Kenyan MPs vote to raise pay amid protests

Measure to boost legislators' salaries to more than 130 times the minimum wage in defiance of pleas for austerity.

    Kenyan MPs vote to raise pay amid protests
    Protesters have used live pigs and their heads to mock what they call the apparent greed of legislators [EPA]

    Kenyan members of parliament, already among the world's best-paid legislators, have voted to increase their salaries.

    The legislators passed the vote on Monday, increasing their pay to more than 130 times the minimum wage in defiance of government plans to reduce them as part of spending reforms.

    President Uhuru Kenyatta, who won a closely fought March 4 election on an economic-growth agenda, has urged MPs to accept pay cuts and help rein in public-sector salaries to free up cash to create jobs.

    Many Kenyans view members of parliament as symbols of a greedy political culture, and they recently held a protest in the capital Nairobi, unleashing pigs on the premises of parliament to demonstrate their oposition to the pay raise.

    Holding public office is seen as an opportunity for personal gain at the expense of a country mired in poverty and where the unemployment rate stands at 40 percent.

    In Monday's vote, legislators on both sides of the house overwhelmingly pushed for higher pay.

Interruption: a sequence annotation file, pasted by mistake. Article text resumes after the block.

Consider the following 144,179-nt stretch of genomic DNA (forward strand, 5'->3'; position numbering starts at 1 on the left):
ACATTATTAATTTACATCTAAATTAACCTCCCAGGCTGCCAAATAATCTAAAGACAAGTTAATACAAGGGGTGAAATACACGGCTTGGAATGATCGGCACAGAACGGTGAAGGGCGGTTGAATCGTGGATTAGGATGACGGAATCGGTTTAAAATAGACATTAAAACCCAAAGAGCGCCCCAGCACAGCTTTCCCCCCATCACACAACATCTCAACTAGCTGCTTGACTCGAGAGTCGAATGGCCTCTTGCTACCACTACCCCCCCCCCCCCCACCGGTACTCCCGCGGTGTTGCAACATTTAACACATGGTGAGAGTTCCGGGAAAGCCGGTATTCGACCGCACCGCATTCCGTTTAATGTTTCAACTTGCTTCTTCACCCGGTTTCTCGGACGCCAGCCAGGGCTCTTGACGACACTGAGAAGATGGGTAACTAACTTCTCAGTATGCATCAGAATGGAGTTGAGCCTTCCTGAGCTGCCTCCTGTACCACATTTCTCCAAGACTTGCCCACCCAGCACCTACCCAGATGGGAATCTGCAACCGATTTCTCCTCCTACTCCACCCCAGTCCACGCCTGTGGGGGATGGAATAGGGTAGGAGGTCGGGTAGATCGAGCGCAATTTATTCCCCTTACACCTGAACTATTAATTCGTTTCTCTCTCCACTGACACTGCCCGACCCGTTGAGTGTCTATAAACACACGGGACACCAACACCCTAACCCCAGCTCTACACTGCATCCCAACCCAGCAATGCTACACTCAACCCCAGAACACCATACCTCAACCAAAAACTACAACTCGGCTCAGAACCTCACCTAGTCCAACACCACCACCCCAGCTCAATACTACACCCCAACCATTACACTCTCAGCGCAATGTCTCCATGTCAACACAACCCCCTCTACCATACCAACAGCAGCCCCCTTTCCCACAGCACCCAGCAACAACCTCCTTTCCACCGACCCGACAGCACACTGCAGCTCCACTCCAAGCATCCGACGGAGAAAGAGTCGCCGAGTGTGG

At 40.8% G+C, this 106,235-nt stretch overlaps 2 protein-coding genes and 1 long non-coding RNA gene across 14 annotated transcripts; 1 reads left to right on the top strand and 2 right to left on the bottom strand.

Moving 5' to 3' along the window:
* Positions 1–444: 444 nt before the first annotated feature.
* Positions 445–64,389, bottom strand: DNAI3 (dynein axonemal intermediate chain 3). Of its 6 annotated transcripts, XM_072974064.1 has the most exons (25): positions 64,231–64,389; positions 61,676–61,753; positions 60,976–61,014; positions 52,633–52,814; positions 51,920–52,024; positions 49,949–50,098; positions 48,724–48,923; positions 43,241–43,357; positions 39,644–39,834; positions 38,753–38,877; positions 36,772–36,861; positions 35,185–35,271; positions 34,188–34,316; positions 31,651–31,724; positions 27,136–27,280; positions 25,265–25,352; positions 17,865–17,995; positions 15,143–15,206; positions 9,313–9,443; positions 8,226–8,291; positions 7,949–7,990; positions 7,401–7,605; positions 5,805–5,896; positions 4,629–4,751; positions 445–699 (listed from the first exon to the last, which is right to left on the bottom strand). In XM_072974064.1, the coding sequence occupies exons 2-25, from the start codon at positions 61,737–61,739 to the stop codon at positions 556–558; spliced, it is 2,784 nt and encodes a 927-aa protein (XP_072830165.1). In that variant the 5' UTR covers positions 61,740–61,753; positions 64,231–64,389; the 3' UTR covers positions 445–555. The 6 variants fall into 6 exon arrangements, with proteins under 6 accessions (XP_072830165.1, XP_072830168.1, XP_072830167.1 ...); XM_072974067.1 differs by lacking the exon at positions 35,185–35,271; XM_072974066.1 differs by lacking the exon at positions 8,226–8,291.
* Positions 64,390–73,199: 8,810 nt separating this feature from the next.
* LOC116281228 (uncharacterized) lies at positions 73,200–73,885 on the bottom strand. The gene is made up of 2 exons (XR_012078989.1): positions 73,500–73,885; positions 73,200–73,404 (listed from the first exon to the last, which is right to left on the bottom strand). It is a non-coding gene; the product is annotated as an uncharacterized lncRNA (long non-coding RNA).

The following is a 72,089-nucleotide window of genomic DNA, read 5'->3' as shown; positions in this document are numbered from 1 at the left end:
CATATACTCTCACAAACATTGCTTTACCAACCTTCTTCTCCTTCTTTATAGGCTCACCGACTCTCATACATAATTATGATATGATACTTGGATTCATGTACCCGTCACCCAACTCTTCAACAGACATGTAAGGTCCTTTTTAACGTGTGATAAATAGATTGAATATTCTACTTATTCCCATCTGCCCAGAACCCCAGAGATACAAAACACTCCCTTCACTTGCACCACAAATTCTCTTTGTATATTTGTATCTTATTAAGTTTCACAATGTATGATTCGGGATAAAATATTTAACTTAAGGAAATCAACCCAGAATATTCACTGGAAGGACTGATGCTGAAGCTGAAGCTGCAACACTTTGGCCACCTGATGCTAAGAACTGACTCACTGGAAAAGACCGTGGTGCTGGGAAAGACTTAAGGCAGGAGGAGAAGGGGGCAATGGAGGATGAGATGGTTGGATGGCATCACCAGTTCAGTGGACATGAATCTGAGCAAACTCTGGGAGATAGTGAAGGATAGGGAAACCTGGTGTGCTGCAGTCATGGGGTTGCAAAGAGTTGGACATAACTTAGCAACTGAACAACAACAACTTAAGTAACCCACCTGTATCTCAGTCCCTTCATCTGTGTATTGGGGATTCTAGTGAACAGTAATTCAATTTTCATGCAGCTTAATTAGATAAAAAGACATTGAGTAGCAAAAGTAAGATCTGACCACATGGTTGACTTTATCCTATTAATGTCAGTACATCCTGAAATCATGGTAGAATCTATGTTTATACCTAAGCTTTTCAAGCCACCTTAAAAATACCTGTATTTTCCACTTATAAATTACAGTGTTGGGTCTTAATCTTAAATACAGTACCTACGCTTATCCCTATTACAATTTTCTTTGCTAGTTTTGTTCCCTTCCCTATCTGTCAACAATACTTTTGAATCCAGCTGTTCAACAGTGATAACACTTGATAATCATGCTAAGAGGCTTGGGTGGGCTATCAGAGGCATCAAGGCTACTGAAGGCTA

"They have taken away our dignity and we must reclaim it," Jimmy Angwenyi, a member of parliament, told the assembly, backing a motion to overturn a legal notice cutting their pay and to increase it to an average of $10,000 a month, up from $6,233.

    The average monthly wage in Kenya is $76.

    People outraged

    The president has no direct power to determine MPs' salaries, and their decision is expected to be challenged in court by civic rights groups.

    The MPs' move to overturn a reduction in their pay decided by the state Salaries and Remuneration Commission before the election has caused anger that has led to street protests.

    But legislators said the pay cut was imposed illegally. They argued they needed high wages because constituents expected them to provide charitable support. Some also said that MPs could be vulnerable to bribes if their salaries were set too low.

    The Law Society of Kenya (LSK) said it would go to court seeking to challenge whether the MPs can set the new salaries.

    "The supreme law (Constitution) ended the era when elected leaders could use their muscle to illegally determine their remuneration," Eric Mutua, LSK chairman, said in a statement.

    Kenyans are worried that by increasing their pay, the legislators could provoke demands for higher wages from local officials in the country's newly-demarcated counties, as well as teachers, police and doctors.

    SOURCE: Agencies


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